Quick and Dirty Tips is a website that provides advice concerning pets, relationships, money management, technology, health and fitness, education and more. On the grammar section of the education page, we find Mignon Fogarty, the resident “grammar girl”, who guides a discussion regarding active voice vs passive voice.

To put it simply, active voice is used when the subject of a sentence is performing an action. For example:

  • Russ hates pasta.
  • Russ = subject, hates = action/verb

When passive voice is employed, the object upon which the action is performed becomes the sentence’s subject.

  • Pasta is hated by Russ.
  • Pasta = subject, hated = action/verb

When active voice is used, the subject of the sentence will appear before the action performed. Writing in the active voice is preferred in most situations, as it makes for a more succinct and powerful sentence. Relying too heavily on the passive voice can create sentences that are grammatically correct, but may sound awkward and be difficult to understand for ESL learners and native English speakers with very basic reading skills.

Mignon Fogarty points out that a common misconception regarding active and passive voice comes in the form of people thinking that “to be” verbs (is, are, am), necessitate use of the passive voice. This isn’t always the case, as we will illustrate below.

  • Sue is watering the plants.

Here, the active voice is clearly used. Sue is the subject of the sentence and she takes the action of watering the plants.

While active voice is generally preferred, passive voice does have its time and place. Quick and Dirty Tips mentions that passive voice can be used when information is lacking. For example:

  • “The waffle was eaten” or “The mailbox was vandalized”.

In this case, the passive voice is used. If, however, you know that Arthur ate the waffle and Lou vandalized the mailbox, you would use the active voice in conveying this information.

  • “Arthur ate the waffle.”  “Lou vandalized the mailbox.” – How Definite is Indefinite

This infographic, courtesy of, displays when definite and indefinite articles should be used. It displays a flowchart to show the process by which a writer would determine whether to use the or a/an.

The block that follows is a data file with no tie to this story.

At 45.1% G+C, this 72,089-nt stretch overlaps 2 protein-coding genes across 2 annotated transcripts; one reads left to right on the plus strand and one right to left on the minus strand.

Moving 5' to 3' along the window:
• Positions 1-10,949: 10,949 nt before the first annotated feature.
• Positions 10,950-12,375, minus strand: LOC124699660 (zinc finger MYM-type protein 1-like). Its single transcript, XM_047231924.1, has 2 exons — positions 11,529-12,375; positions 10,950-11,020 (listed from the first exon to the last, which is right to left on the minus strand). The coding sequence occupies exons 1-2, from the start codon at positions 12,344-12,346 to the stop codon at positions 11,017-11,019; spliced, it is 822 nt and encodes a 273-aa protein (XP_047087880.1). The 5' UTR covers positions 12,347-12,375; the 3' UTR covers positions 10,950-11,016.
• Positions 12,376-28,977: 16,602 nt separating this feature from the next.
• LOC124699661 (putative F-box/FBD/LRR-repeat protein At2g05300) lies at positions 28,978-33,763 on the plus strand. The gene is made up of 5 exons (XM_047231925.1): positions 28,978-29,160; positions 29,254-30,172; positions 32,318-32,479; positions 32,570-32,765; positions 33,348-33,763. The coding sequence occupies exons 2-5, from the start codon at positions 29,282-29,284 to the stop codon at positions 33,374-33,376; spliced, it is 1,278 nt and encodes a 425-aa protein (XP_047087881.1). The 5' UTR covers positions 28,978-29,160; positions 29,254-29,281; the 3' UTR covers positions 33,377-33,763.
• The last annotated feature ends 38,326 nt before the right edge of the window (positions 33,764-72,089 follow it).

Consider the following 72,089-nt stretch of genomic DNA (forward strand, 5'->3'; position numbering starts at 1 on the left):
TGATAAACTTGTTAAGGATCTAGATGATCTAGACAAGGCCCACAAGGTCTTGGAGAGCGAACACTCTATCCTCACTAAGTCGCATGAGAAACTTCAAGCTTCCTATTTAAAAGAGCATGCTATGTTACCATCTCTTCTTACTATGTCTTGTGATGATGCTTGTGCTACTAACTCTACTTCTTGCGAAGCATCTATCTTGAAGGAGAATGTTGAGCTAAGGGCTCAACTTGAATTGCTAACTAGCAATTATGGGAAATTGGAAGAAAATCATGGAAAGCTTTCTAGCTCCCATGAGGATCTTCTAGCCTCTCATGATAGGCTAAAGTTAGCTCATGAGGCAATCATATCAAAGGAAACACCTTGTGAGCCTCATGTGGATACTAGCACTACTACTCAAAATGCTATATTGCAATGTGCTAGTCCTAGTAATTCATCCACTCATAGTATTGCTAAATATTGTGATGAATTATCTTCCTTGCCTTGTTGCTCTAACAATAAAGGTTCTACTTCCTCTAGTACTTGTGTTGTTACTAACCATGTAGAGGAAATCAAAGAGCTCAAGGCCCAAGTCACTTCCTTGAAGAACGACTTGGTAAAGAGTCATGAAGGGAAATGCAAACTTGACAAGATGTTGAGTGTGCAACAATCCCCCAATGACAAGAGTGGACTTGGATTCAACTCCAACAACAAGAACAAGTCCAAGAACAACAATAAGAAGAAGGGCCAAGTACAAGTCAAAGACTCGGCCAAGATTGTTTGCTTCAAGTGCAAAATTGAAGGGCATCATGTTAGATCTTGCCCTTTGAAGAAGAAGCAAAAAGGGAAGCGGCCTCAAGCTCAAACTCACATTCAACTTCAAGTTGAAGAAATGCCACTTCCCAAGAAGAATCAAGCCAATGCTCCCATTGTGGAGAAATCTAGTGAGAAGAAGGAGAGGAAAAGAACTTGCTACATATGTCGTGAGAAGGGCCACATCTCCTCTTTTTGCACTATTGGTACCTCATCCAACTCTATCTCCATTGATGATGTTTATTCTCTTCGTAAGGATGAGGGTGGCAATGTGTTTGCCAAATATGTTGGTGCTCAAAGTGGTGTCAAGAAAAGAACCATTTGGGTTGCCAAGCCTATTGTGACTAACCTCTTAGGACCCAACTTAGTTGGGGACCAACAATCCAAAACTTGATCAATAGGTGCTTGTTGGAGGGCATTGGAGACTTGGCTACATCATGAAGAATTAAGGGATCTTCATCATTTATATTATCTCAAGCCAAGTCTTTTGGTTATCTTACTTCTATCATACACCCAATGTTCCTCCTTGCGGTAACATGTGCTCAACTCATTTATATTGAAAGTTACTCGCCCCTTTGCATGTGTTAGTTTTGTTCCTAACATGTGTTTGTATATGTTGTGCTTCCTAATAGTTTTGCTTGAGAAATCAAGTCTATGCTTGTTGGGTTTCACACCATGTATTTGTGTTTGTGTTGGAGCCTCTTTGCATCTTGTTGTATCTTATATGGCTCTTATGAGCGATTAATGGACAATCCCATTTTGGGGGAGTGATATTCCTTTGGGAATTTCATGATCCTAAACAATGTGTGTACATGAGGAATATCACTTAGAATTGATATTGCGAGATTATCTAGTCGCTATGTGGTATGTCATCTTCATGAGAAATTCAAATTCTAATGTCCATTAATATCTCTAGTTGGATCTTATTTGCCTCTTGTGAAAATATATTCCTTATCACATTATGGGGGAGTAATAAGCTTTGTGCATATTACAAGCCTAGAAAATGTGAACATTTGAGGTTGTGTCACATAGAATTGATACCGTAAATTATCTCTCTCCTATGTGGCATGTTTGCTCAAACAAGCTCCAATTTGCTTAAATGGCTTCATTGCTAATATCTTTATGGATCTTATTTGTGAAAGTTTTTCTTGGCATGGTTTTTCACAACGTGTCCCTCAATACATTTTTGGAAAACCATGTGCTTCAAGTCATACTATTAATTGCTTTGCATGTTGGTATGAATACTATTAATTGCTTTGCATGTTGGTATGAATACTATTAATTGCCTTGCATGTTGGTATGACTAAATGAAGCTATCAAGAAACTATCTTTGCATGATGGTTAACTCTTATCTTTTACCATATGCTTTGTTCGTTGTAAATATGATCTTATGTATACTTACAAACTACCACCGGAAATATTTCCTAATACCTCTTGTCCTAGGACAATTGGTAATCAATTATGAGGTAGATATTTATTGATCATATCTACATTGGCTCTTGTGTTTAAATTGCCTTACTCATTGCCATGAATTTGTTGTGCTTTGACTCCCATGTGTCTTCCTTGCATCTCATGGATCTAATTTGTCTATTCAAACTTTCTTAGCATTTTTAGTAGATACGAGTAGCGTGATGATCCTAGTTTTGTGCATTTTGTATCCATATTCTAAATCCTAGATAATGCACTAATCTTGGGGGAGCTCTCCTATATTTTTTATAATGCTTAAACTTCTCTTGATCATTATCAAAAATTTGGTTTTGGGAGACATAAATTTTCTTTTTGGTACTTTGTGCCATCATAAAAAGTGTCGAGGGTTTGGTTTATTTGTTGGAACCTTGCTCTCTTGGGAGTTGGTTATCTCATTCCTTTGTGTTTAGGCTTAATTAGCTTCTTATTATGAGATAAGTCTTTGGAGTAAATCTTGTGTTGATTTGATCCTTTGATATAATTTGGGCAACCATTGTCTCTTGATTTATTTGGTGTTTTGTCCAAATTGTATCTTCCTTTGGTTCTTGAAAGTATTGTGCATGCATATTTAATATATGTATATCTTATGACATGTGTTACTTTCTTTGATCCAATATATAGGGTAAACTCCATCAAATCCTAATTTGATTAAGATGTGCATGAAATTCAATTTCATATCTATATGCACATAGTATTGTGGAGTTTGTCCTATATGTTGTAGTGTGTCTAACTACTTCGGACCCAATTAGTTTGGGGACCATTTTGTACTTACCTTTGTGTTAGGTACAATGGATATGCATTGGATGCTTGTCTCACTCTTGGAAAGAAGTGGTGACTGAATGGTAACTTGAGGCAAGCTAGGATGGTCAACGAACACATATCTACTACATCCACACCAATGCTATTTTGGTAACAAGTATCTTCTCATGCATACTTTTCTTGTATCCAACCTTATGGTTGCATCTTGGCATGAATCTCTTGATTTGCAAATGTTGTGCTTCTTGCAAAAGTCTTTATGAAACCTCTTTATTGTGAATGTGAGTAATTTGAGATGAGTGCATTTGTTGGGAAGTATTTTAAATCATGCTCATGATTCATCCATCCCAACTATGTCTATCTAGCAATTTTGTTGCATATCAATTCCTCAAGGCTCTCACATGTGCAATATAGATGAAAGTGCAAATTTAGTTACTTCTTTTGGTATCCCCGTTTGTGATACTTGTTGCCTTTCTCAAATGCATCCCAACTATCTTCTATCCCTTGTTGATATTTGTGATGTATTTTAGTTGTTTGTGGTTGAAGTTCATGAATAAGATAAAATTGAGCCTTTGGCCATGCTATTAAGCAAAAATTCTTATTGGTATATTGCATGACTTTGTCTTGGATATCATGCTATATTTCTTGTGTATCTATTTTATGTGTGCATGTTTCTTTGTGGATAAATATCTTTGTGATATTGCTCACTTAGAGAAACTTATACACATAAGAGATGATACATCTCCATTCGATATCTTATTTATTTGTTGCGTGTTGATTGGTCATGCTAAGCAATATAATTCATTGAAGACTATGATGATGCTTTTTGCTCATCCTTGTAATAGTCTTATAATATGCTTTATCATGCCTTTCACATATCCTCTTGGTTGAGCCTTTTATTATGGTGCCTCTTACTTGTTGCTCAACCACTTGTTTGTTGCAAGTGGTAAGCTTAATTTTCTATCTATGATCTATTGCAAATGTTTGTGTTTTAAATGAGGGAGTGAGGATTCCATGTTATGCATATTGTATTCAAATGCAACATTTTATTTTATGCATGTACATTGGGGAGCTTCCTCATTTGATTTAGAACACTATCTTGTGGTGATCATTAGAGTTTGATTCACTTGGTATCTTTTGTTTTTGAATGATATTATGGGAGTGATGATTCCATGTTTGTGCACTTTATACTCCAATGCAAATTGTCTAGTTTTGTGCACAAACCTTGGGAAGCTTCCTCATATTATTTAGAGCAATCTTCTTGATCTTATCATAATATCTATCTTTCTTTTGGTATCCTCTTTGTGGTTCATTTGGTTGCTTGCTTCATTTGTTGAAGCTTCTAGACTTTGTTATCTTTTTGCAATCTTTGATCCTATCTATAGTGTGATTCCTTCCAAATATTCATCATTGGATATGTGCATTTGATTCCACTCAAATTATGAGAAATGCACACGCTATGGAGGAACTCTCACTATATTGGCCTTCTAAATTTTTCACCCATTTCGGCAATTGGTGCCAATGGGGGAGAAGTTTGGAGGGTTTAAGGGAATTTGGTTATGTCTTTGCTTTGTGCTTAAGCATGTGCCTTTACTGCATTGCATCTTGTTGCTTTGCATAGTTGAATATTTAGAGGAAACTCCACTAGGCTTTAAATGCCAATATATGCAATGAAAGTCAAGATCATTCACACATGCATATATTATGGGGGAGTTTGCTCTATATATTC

[Infographic provided by]


1. Articles – How to use A, AN, THE


Run Time: 9:32

Grade Level: 9-12

Description: While designed for ESL students, this video is also appropriate for native English speaking students. It gives instructions on when to use "the" vs "a/an". It also explains how articles help to operate basic vocabulary functions and to keep sentences grammatically correct.

2. Active vs Passive Voice

Source: Howcast

Run Time: 2:48

Grade Level: 9-12

Description: This video teaches how to improve your writing quality by knowing the difference between active voice and passive voice. It explains these differences by way of sentence diagramming.

Reinforcement Exercises

Worksheet: Create a worksheet containing 25 fill-in-the-blank sentences. Every sentence should need an article to be made complete. Students should fill in each blank with either "the", "a", or "an". Be sure to include examples where some of the rule exceptions we discussed earlier are present.

Class Exercise: Write 10 sentences on a blackboard/dry erase board. These 10 sentences should include 5 pairs of two similar sentences in which one uses active voice and the other uses passive voice. Ask your students which sentence in each pair is correct and sounds better. Lead a discussion on why each superior sentence within a pair is the better option.